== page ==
I haven’t researched the phenomenon in depth, but I believe I have experienced it – that moment when you recheck for traffic in a particular direction just before moving and think “Wow, where did that come from? How could I have missed that when I first looked?”

    I don’t know if you’ve run into this in your practice or had the opportunity to dig into it – if you have, it would be great to hear what you’ve discovered.

    Mind you, I am NOT offering this as an excuse for motorists who hit cyclists but rather a potential explanation of how this can happen. And with knowledge of that potential explanation, one can take actions to avoid catastrophic consequences – for example, that “recheck” I mentioned is an important part of avoiding missing things during saccades.

    In any event, here is the link to the article. I’ve shared it with fellow cyclists and motorcyclists, as well as motorists, because I believe it contains solid advice for all about how to help reduce the changes of being missed or missing something – before horrible things happen.

    http://www.londoncyclist.co.uk/raf-pilot-teach-cyclists/

    George Hess, Knightdale, NC, USA

  2. Brendan KevenidesMarch 20, 2013 at 10:17 am

    George,

    Very interesting. I have read about the phenomenon that you’ve noted, though I don’t think I was familiar with the term “saccades.” Its very real impact – in my opinion – is why the single most important factor that can make streets safer for cyclists, is more people on bikes. Drivers simply get used to seeing bicyclists and, therefore, expect them to be there. In the case I mentioned involving the 80 year old man, one of the things the driver said to me was that because the crash occurred in December she just didn’t expect anyone to be out riding their bicycle. When drivers get used to seeing cyclists, the number of crashes, I hope, will be reduced.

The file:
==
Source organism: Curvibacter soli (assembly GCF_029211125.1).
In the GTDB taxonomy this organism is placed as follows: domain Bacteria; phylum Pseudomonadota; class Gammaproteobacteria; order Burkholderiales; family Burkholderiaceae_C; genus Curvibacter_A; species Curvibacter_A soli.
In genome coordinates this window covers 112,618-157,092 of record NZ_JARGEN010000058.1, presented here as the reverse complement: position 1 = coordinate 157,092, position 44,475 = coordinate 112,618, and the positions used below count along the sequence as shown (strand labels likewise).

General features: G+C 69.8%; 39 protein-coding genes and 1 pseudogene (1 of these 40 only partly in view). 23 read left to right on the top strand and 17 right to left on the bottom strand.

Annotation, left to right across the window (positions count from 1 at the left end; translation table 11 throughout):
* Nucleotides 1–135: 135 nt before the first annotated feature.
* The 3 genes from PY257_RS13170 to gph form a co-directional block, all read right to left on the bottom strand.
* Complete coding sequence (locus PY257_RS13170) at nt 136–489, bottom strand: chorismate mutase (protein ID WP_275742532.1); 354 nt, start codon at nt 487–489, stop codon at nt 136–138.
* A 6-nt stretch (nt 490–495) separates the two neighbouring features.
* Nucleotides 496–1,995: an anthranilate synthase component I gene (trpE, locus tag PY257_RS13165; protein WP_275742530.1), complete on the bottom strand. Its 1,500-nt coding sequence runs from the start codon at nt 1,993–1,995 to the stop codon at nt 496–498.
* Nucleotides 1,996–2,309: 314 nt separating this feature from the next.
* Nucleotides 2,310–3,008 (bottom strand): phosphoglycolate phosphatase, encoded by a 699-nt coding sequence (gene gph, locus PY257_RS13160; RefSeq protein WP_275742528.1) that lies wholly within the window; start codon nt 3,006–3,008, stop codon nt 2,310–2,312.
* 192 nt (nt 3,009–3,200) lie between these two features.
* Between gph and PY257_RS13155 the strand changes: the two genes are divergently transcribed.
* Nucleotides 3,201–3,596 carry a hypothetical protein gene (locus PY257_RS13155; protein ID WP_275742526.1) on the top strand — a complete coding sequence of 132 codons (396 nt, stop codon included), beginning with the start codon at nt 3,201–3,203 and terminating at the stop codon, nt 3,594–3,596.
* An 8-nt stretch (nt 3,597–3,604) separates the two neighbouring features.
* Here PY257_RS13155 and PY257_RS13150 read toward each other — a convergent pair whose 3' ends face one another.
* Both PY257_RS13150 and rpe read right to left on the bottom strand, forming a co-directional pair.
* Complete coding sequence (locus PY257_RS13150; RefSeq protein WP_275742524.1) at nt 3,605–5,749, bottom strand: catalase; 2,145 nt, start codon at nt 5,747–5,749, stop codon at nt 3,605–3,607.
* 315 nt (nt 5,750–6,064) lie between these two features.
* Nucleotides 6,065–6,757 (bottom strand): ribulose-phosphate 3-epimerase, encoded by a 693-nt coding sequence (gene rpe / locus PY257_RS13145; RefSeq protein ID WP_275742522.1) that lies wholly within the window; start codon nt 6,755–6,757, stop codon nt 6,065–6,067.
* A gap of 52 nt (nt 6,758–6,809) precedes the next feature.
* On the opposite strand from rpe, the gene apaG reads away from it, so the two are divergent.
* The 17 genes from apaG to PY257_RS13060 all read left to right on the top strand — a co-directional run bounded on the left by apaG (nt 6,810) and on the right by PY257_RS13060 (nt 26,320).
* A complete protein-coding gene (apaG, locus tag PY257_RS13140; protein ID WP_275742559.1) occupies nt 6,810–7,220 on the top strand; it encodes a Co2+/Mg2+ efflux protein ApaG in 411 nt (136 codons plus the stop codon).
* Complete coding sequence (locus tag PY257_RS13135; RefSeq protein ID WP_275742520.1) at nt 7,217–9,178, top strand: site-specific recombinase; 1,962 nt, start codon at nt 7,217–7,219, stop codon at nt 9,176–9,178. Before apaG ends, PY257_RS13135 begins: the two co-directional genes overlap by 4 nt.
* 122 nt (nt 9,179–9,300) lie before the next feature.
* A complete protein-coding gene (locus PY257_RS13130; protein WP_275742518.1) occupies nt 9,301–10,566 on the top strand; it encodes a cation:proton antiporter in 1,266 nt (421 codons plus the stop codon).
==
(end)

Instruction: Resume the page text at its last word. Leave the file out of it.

3. MickeyMarch 20, 2013 at 4:50 pm

    So this article establishes that the “I didn’t see him” defense does not do so much in avoiding civil liability in a collision, but I feel like this defense is still extremely effective in avoiding criminal fines or punishments. If I get killed by a careless motorist in the street, it would be nice to know that the person responsible would serve some time. But I feel like more often than not, local police can barely be bothered to write a citation under those circumstances.
    As another question, how does this situation change if the cyclist commits a minor infraction? If someone is riding on the sidewalk or blows through a stop sign and the driver claims to not see them, does the cyclist’s “wrong” trump the negligence of the driver?